Race co-director Carrie Tysdahl was delighted. TriByKnight, now in its 8thrunning (and its 2ndas part of the Heart of America Triathlon series), has quickly become one of the more popular early-season events. This sprint race, Carrie says, is ideal for newcomers. And participants seem to agree. Registrations reached max capacity of 300, and a full third of racers were first-timers of all ages.

Opinions were divided as to what, specifically, makes TriByKnight so attractive in the early stages of the season. Many cite the time-trial pool start in Wartburg’s Schuldt Natatorium. This state-of-the-art facility is quite a draw for those shy about diving headlong into a newly-thawed Iowa lake.

The bike and run courses keep hills to a minimum (the only complaint from finishers seemed to be a headwind in the home stretch), and runners finish inside the college stadium. Wartburg facilities, many said, were downright luxurious, with real restrooms and post-race showers.

All this, plus an enthusiastic staff of volunteers, make for a pleasurable event. The fast, competitive race seems almost like dessert after a gourmet meal.

Triathlon veterans seemed impressed, as well. Midwest Extreme Tri Club member Brita Loynachen complimented TriByKnight as a good race to find the groove again and to stretch winter-heavy muscles.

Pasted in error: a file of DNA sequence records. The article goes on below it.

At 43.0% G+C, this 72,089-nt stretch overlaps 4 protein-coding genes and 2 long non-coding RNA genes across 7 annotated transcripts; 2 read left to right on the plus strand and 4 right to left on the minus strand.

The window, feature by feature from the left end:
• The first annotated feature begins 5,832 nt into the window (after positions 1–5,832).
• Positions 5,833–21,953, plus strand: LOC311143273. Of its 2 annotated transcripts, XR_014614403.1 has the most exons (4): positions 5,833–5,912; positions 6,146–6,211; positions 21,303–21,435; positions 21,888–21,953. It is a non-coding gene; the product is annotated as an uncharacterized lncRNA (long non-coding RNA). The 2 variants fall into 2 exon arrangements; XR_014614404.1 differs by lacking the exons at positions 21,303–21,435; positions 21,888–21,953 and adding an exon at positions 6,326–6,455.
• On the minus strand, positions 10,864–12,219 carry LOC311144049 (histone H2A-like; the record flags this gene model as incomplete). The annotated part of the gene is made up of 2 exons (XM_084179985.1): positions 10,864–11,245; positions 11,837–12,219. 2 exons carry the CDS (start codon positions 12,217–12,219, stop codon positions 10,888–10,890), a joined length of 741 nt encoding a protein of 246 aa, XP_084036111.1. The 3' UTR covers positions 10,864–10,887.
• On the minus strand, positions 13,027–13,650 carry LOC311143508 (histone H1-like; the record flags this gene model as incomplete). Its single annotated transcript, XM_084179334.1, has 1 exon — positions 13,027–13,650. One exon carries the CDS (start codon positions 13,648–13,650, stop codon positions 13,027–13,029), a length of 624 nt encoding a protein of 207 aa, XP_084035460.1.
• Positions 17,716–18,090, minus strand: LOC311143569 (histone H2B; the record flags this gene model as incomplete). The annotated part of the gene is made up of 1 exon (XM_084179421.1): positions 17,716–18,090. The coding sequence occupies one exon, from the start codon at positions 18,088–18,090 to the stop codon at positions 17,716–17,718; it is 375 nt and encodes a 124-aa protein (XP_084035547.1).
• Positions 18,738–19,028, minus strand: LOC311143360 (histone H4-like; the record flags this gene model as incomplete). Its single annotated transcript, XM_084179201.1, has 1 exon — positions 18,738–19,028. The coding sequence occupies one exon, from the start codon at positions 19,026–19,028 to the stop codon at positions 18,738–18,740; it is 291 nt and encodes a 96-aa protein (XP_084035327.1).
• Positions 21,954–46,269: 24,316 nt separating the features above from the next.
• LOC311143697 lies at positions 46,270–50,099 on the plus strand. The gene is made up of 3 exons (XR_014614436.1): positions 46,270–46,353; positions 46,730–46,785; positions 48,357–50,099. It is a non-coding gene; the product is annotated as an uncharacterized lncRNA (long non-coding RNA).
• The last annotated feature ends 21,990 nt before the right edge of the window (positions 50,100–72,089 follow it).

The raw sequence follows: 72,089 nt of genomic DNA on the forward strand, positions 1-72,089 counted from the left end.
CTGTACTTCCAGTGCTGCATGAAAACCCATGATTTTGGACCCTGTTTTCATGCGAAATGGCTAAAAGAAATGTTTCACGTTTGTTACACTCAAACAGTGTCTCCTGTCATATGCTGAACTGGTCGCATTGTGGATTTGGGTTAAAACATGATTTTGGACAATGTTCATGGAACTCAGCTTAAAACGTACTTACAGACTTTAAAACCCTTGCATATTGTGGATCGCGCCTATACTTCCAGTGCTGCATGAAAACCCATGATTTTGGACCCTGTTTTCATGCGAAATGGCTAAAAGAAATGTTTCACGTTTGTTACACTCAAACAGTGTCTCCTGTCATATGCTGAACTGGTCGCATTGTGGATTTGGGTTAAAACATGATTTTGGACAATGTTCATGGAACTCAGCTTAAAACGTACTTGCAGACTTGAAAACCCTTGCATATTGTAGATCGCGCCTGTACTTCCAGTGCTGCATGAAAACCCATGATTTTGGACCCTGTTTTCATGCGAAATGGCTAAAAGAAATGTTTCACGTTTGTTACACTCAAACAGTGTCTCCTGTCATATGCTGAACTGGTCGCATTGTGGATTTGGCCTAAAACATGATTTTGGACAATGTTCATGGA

Heart of America vet Adam Kassem of Iowa City had no trouble finding his groove. He was, once again, the man with the plan for victory. Luke Anderson and Mark Ostbloom offered serious competition in the swim, but Adam’s greatest strengths are on land. He posted excellent times in both the bike and run. Adam finished with an impressive 1:01:07.


Elaina Biechler trailed Cayla Bellamy in the pool and on the bike. But when she hit the ground running, she left everyone else in the rearview mirror. She returned to Dubuque with TriByKnight bragging rights and a 1:10:16 overall time.

For complete race results, visit

Posted by: Dennis Green | April 24, 2019

TRI Clear Lake – Come for the Race, Stay for the Party

By Dennis Green

ClearLakeClear Lake is one of Iowa’s most popular tourism destinations, with scenic beaches, fishing, resorts, and the historic Surf Ballroom, site of Buddy Holly’s final performance. The Clear Lake Triathlon takes full advantage of the community and its amenities, making the race a unique and fun experience for veterans and newbies alike.